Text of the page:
THESE are high times for America’s marijuana-industrial complex. More than half the country’s states have legalised medical cannabis, often rather loosely defined. Eight have voted to legalise the drug for recreational purposes. The industry was worth about $6bn last year, a figure that is likely to rise sharply in 2018 when recreational sales begin in California.
Yet in Washington, DC, the mellow mood has soured. Donald Trump may have said in 1990 that “You have to legalise drugs to win that war.” But after entering politics he became more conservative. While campaigning for the presidency he called Colorado’s legal cannabis market a “real problem”. Last month his press secretary, Sean Spicer, said he expected to see “greater enforcement” of the laws that still ban cannabis at the federal level.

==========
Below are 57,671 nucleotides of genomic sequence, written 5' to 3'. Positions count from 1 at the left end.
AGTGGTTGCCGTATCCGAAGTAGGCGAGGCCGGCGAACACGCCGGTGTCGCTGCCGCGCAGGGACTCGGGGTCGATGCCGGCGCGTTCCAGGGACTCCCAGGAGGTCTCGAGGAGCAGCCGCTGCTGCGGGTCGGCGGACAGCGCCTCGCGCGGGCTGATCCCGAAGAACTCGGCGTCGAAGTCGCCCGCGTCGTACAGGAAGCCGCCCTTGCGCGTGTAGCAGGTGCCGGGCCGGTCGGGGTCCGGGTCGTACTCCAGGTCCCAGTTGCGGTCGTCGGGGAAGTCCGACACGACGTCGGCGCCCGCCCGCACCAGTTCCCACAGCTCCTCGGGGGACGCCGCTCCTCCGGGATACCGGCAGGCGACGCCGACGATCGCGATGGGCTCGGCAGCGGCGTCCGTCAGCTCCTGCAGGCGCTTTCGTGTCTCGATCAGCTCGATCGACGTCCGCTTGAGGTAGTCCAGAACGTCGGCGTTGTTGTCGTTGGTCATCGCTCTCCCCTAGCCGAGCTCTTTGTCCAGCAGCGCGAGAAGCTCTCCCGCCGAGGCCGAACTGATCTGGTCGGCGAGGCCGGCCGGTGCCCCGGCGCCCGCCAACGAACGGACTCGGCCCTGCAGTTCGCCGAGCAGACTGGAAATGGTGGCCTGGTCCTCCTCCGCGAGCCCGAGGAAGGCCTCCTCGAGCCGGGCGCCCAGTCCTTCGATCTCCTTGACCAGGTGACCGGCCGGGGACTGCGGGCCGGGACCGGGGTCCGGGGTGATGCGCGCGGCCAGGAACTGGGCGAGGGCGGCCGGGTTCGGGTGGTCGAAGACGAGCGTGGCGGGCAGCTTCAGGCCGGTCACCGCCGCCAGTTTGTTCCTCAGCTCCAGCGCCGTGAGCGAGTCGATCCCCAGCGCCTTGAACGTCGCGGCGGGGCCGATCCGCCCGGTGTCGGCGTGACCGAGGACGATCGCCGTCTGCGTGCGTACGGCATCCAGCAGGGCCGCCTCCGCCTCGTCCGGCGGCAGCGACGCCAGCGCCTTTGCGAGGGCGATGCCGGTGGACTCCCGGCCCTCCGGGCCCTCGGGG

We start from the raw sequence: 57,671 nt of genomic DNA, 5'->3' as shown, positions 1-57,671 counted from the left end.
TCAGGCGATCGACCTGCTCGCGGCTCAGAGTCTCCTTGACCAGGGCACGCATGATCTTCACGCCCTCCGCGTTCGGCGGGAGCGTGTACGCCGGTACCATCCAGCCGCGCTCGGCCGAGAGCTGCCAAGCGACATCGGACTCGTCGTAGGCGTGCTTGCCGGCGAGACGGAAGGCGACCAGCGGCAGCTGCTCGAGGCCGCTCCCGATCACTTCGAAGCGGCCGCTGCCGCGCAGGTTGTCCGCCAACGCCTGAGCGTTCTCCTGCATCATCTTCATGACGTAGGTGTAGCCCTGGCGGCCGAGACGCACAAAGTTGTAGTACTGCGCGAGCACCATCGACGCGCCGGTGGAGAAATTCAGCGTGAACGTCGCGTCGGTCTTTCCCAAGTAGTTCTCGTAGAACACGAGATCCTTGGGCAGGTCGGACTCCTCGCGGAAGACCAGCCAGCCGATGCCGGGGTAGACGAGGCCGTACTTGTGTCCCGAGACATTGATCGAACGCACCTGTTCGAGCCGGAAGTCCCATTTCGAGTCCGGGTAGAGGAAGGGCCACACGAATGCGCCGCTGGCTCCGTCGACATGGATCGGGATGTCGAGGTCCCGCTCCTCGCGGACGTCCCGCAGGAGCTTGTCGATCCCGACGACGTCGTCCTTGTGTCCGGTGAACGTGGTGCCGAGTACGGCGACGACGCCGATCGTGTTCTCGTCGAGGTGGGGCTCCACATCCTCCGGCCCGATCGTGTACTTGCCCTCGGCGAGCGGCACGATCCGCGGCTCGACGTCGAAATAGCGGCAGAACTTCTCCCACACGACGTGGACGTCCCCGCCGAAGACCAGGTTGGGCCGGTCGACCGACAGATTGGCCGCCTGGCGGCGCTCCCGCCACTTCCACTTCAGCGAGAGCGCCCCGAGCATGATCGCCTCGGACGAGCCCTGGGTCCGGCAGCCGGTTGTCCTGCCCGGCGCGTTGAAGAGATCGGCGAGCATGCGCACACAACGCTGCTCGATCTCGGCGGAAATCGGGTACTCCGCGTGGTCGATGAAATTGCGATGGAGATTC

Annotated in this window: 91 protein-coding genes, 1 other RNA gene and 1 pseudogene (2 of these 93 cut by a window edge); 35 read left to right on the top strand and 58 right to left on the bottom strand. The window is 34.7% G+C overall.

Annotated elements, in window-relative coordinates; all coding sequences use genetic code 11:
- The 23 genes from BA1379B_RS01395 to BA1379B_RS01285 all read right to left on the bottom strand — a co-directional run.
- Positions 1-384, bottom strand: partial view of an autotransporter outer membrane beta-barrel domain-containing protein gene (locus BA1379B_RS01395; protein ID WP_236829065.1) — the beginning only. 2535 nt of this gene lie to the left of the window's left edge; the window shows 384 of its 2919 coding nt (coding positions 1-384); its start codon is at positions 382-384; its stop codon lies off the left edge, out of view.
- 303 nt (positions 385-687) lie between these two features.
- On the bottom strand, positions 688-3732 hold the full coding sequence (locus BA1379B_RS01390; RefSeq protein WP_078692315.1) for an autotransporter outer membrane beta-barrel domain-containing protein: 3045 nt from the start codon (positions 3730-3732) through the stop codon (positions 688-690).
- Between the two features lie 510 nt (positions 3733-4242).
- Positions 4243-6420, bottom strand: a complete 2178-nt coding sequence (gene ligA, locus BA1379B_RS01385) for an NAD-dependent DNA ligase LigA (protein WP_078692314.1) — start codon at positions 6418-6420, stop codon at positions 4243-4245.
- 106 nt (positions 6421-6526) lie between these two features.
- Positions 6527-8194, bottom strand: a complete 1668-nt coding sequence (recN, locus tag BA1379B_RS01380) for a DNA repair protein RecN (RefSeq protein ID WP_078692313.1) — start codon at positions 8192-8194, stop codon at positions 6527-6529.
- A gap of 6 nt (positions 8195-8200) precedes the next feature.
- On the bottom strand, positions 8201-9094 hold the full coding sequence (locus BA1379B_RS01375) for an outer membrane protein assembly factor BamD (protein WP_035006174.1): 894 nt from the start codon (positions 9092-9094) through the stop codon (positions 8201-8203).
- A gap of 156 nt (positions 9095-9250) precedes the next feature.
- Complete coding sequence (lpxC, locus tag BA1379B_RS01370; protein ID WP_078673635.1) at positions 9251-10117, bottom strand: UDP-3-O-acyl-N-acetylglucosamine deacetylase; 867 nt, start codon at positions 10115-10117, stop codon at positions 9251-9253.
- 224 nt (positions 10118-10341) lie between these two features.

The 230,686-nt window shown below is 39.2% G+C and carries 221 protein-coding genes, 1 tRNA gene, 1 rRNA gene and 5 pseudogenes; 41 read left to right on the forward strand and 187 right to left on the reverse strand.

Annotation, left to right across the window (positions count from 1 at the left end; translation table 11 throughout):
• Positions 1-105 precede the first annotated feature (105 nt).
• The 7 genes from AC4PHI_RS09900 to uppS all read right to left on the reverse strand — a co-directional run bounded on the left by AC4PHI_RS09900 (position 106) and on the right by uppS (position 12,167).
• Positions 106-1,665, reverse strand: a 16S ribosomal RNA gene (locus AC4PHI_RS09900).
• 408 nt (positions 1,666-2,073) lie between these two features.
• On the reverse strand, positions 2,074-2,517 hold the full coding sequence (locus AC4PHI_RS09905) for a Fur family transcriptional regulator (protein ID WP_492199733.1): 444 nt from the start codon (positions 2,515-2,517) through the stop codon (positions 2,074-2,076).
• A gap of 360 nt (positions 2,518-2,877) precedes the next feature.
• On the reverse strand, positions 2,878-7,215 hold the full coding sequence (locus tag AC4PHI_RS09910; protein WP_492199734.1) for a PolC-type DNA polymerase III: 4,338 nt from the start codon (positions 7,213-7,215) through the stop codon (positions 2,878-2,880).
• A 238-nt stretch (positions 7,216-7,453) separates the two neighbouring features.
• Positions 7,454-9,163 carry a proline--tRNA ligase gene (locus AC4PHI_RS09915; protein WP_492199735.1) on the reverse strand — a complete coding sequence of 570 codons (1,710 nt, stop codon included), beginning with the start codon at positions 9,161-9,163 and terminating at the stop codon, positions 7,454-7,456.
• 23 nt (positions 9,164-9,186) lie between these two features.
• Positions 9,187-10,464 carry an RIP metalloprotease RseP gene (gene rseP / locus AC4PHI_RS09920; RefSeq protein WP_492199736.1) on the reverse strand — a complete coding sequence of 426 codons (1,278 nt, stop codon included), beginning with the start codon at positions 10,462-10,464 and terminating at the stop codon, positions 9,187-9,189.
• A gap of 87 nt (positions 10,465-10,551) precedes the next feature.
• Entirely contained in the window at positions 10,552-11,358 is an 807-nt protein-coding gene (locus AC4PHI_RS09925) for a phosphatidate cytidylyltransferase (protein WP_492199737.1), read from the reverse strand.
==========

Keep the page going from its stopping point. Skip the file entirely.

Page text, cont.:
That worries pot peddlers. The fact that they are in breach of federal law means that in theory their profits are criminal proceeds, subject to forfeiture. In 2013 the deputy attorney-general of the day, James Cole, published a memo reassuring states that had legalised cannabis that federal agents would not interfere unless the…Continue reading